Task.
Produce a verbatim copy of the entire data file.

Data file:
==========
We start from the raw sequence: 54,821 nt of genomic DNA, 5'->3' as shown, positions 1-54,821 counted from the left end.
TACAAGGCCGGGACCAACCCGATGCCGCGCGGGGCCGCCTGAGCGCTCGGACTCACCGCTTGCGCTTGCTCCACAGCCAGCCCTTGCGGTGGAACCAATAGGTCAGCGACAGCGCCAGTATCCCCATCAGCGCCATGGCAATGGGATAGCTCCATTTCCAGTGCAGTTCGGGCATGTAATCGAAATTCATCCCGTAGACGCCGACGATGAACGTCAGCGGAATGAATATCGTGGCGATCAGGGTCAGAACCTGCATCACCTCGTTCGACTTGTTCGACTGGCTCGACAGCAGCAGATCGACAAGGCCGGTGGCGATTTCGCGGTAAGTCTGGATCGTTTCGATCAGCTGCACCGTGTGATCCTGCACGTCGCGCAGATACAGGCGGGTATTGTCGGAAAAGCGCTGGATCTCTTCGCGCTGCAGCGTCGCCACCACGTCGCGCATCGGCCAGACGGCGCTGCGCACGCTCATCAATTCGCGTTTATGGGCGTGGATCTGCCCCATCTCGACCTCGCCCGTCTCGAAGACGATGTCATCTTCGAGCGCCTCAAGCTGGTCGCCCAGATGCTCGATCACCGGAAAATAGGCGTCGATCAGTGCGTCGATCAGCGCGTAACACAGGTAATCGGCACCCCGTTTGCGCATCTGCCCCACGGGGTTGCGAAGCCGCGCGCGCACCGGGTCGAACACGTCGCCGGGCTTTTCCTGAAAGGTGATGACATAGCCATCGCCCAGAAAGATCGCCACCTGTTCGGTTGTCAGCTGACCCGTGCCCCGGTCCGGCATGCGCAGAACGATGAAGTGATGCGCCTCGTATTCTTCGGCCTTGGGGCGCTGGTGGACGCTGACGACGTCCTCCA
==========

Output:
We start from the raw sequence: 54,821 nt of genomic DNA, 5'->3' as shown, positions 1-54,821 counted from the left end.
TACAAGGCCGGGACCAACCCGATGCCGCGCGGGGCCGCCTGAGCGCTCGGACTCACCGCTTGCGCTTGCTCCACAGCCAGCCCTTGCGGTGGAACCAATAGGTCAGCGACAGCGCCAGTATCCCCATCAGCGCCATGGCAATGGGATAGCTCCATTTCCAGTGCAGTTCGGGCATGTAATCGAAATTCATCCCGTAGACGCCGACGATGAACGTCAGCGGAATGAATATCGTGGCGATCAGGGTCAGAACCTGCATCACCTCGTTCGACTTGTTCGACTGGCTCGACAGCAGCAGATCGACAAGGCCGGTGGCGATTTCGCGGTAAGTCTGGATCGTTTCGATCAGCTGCACCGTGTGATCCTGCACGTCGCGCAGATACAGGCGGGTATTGTCGGAAAAGCGCTGGATCTCTTCGCGCTGCAGCGTCGCCACCACGTCGCGCATCGGCCAGACGGCGCTGCGCACGCTCATCAATTCGCGTTTATGGGCGTGGATCTGCCCCATCTCGACCTCGCCCGTCTCGAAGACGATGTCATCTTCGAGCGCCTCAAGCTGGTCGCCCAGATGCTCGATCACCGGAAAATAGGCGTCGATCAGTGCGTCGATCAGCGCGTAACACAGGTAATCGGCACCCCGTTTGCGCATCTGCCCCACGGGGTTGCGAAGCCGCGCGCGCACCGGGTCGAACACGTCGCCGGGCTTTTCCTGAAAGGTGATGACATAGCCATCGCCCAGAAAGATCGCCACCTGTTCGGTTGTCAGCTGACCCGTGCCCCGGTCCGGCATGCGCAGAACGATGAAGTGATGCGCCTCGTATTCTTCGGCCTTGGGGCGCTGGTGGACGCTGACGACGTCCTCCA